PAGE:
a big shortcoming of the industry so far is we haven't put social media alongside traditional media and tracked it on the same measures. it's always been directional at best for brand advertisers, but still very valuable. these are measures like favorability, purchase intent, brand specific metrics, and the like.

this is slowly taking root, and i for one am pushing this forward on my clients. it's the fairest way to judge social media, especially in light of my final point. let's shift our efforts to promoting these bad roi readings and into making better, more standard measures.

it's part of a whole
judging social media, or any media for that matter, in isolation is folly. every marketing and consumer activity contributes to and coalesces as the sum of a brand's existence, as it impacts consumers. in reality, no one part is ever on it's own in impacting consumers. none. so why are we making social media accountable on it's own?

all types of media – paid, earned and owned – work together to make behavioral change on consumers. this can be said to happen at any one time, but also over the course of time. it is really the entire history with the brand and all the messages consumers have ever seen that make an impact on consumers.

not even direct response or retail advertisers can escape this truth. it is everything in market and over time that impacts a consumers ultimate behavior – a purchase. while a consumer may buy something because of that one ad (and use the specific tracking device to measure it like a unique url) that is not the only way in which they decided to take action.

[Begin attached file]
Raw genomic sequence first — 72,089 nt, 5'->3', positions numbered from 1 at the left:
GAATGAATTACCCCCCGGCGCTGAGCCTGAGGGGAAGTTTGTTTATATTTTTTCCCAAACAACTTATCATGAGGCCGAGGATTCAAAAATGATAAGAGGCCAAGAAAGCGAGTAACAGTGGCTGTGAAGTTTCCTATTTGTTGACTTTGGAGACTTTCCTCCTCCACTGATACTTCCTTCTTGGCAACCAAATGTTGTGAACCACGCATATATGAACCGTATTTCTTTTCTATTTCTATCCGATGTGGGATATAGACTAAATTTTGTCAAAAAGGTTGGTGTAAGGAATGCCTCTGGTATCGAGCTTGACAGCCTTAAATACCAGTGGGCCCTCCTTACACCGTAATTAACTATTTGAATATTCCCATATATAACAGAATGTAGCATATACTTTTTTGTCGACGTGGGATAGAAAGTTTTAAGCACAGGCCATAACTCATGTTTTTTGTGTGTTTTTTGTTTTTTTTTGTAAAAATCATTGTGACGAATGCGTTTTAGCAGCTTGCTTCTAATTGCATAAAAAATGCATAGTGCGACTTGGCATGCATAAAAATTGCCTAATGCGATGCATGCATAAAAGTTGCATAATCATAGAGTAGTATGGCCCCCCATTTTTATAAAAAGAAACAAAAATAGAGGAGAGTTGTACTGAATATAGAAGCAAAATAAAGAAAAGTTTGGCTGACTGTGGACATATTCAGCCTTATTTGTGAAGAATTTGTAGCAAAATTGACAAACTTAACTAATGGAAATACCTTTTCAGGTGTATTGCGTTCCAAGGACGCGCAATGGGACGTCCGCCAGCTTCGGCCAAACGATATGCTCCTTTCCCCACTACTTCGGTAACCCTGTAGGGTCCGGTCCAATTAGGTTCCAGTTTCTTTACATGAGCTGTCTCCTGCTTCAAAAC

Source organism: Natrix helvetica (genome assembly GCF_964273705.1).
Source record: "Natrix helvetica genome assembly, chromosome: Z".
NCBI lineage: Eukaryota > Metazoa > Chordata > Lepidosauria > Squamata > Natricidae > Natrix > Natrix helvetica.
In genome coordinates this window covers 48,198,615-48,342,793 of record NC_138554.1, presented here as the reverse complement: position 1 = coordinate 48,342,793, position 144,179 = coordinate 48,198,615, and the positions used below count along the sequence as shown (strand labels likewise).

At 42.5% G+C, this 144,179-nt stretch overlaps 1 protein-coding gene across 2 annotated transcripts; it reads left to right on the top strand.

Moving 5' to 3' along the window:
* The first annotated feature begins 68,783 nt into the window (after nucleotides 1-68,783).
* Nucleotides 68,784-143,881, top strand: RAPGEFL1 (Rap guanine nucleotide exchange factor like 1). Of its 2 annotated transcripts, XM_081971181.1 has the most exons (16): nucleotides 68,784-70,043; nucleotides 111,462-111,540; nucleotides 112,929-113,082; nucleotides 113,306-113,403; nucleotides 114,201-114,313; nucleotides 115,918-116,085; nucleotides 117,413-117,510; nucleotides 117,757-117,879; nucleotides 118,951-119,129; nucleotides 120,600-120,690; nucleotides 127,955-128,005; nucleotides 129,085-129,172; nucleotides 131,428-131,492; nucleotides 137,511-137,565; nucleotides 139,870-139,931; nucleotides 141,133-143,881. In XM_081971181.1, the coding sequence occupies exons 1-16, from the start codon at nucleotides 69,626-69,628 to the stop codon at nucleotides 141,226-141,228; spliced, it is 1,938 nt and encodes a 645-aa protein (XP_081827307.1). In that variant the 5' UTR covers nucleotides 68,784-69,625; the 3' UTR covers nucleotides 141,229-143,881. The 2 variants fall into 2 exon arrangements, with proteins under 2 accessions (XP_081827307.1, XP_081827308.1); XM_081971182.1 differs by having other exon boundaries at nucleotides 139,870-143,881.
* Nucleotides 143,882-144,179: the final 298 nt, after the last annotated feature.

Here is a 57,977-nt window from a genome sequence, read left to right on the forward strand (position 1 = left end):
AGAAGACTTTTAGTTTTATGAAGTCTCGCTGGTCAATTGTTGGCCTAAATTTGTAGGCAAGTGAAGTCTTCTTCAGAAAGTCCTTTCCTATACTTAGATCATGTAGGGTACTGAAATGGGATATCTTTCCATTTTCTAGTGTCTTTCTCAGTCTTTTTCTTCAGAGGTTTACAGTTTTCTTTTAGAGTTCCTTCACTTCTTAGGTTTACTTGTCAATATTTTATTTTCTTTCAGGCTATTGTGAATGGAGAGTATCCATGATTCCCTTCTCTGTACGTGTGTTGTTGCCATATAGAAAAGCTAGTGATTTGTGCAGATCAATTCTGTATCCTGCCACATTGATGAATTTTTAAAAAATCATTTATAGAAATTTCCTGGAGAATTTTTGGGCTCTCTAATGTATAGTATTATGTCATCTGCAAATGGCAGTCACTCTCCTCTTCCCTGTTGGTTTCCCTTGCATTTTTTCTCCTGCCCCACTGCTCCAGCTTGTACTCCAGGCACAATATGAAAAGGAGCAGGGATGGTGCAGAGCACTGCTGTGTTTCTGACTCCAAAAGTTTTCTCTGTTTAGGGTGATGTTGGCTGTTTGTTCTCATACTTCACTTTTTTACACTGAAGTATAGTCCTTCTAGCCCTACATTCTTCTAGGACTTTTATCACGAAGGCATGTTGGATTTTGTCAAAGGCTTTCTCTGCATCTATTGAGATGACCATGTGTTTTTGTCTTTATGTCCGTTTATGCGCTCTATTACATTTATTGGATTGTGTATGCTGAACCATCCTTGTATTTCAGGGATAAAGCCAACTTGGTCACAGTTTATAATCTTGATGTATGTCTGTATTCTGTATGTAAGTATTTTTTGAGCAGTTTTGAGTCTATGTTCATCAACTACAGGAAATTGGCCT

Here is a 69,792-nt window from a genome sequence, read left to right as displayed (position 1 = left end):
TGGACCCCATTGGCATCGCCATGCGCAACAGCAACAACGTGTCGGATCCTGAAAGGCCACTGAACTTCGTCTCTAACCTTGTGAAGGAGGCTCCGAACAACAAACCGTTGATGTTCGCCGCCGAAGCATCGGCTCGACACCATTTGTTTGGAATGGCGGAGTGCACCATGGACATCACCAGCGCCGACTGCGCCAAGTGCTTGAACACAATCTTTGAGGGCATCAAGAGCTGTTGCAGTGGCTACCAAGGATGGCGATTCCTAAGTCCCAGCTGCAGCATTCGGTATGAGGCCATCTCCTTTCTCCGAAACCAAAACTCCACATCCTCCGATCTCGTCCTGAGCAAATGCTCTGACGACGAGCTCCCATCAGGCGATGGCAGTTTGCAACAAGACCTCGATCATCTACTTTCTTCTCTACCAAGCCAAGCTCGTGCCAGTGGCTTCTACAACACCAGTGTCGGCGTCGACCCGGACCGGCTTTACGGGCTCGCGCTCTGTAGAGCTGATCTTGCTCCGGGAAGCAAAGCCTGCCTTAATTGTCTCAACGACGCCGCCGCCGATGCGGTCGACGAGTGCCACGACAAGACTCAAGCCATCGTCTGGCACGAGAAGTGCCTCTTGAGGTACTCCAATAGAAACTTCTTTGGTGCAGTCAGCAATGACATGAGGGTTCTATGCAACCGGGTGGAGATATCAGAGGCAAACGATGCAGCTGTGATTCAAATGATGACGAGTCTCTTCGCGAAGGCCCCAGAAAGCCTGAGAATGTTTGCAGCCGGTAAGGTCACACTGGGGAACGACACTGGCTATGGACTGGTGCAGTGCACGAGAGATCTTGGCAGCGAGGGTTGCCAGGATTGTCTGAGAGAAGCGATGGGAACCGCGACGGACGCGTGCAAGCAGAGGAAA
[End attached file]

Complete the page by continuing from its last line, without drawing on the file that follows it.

where this is likely to be solved is greater campaign integration of social media and more holistic tracking of those campaigns. then we can get reads on how all the paid, earned, and owned media associated with a campaign are working together in a meaningful way. we may also be able to isolate any media performing better or worse, but at least all on the same scale.

that, though, is slow coming. the research has been slow to integrate new media forms in their broad brand studies. or it's in there in a token way and certainly not as robust as say tv tracking is. which is fine, because we have many years of experience there to have that level of sophistication. so it will grow for social media, but in the interim we'll be left with a gap.

wrapping it up
if anything, the limited roi values we do and can assign to social media should force us to scrutinize traditional media even more. but it doesn't seem to be going that way.

part of the problem is, the many who write on social media, that's all they do, so it is only seen in isolation. that's why i'm a proponent of not segmenting this work out to specialty shops, but rather holistic media companies (like my own) who see the entire picture of paid, earned, and owned media.

let's also consider the primary function of social media - relationship building. like any human relationship, it takes time. most don't get married or make a friendship on one encounter, however intimate. we are challenged on the roi because it has to fit nicely in a fiscal year. well, that's not realistic with social media.

so sometimes the equation doesn't balance because our efforts may be realized later. take for instance higher involvement categories where the time between purchases is longer. it's hard for any media to accelerate that, but ongoing presence over time will be valuable when that window opens. yet, we still hold accountable social media to an unfair roi standard.

in closing, let me re-iterate that i'm not an roi hater. a realist, yes. it is just another media form and only part of greater efforts. so, say it with me now - campaign roi, not social media roi.